In our previous blog post we discussed how to go about building your digital bank with particular emphasis on the target operating model, processes and activities, technology & systems, human resources, and implementation. In this post we look at the regulatory framework required to provide financial services.
Financial services is one of the most heavily regulated sectors of the global economy. Since the 2008 global financial crisis in particular, regulators have implemented a wide range of directives designed to improve the security of customers’ deposits and minimise the potential for bank failure and the destabilising effect this has on the wider economy.
This translates into a number of key requirements for providers of banking services, such as limiting the range of activities they can undertake; requiring them to hold sizeable amounts of capital; and limiting the interest they can charge to ensure customers are not paying punitive rates.
A digital bank can have all the other elements of its business model in place, but without the appropriate banking licence it will be unable to offer its services to consumers or business customers.
Inevitably, licencing requirements are different in each market. The three main types of organisation tasked with licensing banks are central banks, financial market supervisory bodies, and governmental bodies.
We can divide the types of licence into two – the full or traditional banking licence; and the partial or lighter fintech licence. The type of licence required in each case will depend on the value proposition and business model, which we discussed in previous blogs.
The Bank of England’s Prudential Regulation Authority notes that technically there is no such thing as a ‘banking licence’. For example, in the UK bank will have Part 4A permission (referring to the relevant provisions of the Financial Services and Markets Act 2000) to carry on the regulated activity of accepting deposits and it is this permission which is often termed a banking licence.
Regardless of the terminology, banks must be licensed in order to offer services such as customer deposits and loans using customer funds. The type of permission outlined above enables the authorised party to offer the widest range of services, but will also come with the most onerous compliance terms.
In the UK licensing is the responsibility of the Bank of England and in most jurisdictions the competent regulatory authority will be the central bank. In some cases the national bank regulator will have responsibility for licensing, as is the case with the Saudi Arabian Monetary Authority (SAMA) or the Hong Kong Monetary Authority (HKMA).
There are also regulatory bodies that operate across multiple jurisdictions, as we see in Europe with the European Central Bank or ECB.
Regardless of how licensing is overseen, start-up digital banking entities need to be aware that the application process can be both lengthy and expensive. Completing the process may enable them to offer a wider range of services, but this brings with it increased regulatory and compliance obligations and in many cases the need to hold higher levels of capital.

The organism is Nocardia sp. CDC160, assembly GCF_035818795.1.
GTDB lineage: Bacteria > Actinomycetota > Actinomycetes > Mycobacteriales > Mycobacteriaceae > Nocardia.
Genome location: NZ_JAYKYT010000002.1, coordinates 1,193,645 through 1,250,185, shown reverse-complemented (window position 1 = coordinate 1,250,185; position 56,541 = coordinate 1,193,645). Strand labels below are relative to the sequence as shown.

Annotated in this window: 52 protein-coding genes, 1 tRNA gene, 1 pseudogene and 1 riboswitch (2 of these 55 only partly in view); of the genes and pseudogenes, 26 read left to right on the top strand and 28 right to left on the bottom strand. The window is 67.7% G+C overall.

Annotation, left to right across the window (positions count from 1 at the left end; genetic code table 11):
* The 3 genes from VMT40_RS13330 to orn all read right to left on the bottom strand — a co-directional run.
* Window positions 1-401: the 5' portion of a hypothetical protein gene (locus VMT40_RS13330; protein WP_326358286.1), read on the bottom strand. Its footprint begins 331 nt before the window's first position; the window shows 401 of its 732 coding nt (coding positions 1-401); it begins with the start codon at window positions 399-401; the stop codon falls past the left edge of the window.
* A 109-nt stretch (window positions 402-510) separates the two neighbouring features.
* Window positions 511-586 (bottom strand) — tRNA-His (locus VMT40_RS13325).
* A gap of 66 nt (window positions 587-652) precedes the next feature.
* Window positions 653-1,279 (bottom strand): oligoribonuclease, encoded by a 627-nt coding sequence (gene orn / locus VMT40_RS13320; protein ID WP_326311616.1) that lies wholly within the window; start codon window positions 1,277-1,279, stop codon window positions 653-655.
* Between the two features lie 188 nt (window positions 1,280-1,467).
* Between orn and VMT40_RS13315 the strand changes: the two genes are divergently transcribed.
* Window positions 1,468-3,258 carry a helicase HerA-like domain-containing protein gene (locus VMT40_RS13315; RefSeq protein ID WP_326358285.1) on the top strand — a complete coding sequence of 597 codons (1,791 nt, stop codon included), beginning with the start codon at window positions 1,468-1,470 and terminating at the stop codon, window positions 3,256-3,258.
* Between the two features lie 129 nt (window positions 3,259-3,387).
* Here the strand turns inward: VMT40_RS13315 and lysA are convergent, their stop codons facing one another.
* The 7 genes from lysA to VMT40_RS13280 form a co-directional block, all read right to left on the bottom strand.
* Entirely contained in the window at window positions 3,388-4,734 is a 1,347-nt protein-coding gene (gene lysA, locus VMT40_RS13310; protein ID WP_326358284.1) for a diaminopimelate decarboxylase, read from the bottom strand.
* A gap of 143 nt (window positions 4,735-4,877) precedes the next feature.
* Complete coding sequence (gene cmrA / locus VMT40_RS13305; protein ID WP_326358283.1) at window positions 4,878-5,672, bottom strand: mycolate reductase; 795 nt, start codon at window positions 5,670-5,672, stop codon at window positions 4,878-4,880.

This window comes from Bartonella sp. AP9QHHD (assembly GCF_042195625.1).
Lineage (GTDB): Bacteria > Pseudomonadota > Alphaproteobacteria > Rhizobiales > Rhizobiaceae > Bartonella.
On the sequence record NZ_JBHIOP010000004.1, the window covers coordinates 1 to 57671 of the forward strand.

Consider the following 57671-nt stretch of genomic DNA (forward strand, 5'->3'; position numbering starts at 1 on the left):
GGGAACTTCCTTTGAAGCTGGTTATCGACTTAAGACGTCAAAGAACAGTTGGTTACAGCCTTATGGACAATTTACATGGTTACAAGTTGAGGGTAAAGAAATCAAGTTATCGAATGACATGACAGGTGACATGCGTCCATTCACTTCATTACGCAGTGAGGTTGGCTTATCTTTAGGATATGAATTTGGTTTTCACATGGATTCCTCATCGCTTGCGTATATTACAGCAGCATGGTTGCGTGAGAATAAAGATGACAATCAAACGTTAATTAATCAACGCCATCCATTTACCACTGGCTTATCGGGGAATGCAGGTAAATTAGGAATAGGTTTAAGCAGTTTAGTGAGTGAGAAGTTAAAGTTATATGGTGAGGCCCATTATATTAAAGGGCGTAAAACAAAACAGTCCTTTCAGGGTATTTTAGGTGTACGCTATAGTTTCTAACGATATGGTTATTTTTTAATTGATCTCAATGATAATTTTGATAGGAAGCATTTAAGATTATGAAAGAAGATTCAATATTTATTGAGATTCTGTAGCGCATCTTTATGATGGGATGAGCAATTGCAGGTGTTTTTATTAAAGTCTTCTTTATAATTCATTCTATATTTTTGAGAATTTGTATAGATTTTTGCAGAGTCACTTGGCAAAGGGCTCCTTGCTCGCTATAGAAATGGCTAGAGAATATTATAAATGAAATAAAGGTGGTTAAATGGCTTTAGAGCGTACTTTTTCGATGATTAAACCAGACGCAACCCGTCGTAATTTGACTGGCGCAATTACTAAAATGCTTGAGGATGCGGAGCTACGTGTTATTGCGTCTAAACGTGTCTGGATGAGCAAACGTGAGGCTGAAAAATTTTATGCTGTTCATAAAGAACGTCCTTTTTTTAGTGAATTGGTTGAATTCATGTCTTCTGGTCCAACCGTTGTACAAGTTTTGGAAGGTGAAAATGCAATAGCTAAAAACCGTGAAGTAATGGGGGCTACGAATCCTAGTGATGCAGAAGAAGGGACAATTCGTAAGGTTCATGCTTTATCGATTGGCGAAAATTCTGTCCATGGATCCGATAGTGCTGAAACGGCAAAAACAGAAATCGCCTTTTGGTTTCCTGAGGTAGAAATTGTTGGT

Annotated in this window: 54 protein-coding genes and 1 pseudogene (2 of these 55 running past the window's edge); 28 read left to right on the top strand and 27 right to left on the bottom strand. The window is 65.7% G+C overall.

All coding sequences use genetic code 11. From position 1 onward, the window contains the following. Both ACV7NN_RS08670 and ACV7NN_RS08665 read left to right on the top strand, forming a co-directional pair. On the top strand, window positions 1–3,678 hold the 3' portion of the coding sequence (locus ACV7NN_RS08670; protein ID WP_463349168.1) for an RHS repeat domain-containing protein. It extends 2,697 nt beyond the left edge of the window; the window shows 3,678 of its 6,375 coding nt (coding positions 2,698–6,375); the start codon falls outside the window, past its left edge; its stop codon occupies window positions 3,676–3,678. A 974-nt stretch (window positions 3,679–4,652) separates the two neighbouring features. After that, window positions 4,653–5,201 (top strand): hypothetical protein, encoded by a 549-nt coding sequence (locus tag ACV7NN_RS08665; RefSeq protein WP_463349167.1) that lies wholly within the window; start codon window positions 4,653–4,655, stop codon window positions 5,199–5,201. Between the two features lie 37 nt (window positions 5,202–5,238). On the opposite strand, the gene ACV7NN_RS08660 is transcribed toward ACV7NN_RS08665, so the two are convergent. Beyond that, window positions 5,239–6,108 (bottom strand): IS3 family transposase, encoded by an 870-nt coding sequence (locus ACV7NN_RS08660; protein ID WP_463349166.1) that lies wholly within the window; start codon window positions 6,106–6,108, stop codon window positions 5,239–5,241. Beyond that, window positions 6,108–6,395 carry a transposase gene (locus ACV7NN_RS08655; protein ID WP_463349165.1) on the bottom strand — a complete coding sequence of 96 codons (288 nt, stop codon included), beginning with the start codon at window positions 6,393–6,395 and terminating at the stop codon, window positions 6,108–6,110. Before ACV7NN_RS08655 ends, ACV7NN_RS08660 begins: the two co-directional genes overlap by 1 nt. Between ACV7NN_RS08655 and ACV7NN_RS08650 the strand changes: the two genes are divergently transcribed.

The time taken to complete a licensing application will depend on the body to which the application is made, but it is not uncommon for the process to take up to 15 months.
As the banking industry evolves, so does regulation. The emergence of financial technology companies has demanded that regulators find a way of limiting the activities of these companies without stifling competition.
In November 2020 the Philippine central bank Bangko Sentral ng Pilipinas (BSP) announced its rules for the establishment and licensing of digital banks, stating that it expected at least half of all payments to be made digitally within three years. Tonik was the first pure-play digital bank to confirm its plans to offer licensed services in the Philippines.
The bank’s governor described digital banks as ‘additional partners in further promoting market efficiencies and expanding access of Filipinos to a broad range of financial services’.
A parallel development is the emergence of regulatory sandboxes, where fintech companies have the opportunity to develop and test services without fear of enforcement action or regulatory fines.
One licensing option for fintechs is to pursue a European e-money licence. Holders of this licence are able to offer payment services such as transfers and card transactions by means of a digital account or digital wallet.
In the EU, apart from credit institutions, post giro institutions and (under certain conditions) national and local public competent authorities, only e-money institutions that are licenced are allowed to issue e-money. Member states are obliged to keep a public register of all authorised e-money institutions.
Limitations on holders of e-money licences include the inability to issue credit or hold custody of customers’ funds. There may also be restrictions on the size of transactions and the maximum amount customers of these entities can hold in their e-wallets.
The attraction is that such licences can be secured within six months and total set-up costs could be as low as €1 million.
Digital banks that don’t hold a licence can operate under the auspices of a licensed third party until they are in a position to obtain their own licence. It is quite common for neo banks to offer ‘white label’ debit cards/e-wallet or have their credit issuing delivered by third party institutions.
This approach enables start-ups to get up and running without going through the licensing process, although they will be heavily dependent on the white label provider and have less visibility of money flows.
In the next – and final – blog post in this series we will look at how to run a digital bank, including how to use marketing to drive customer acquisition and managing the path to profitability.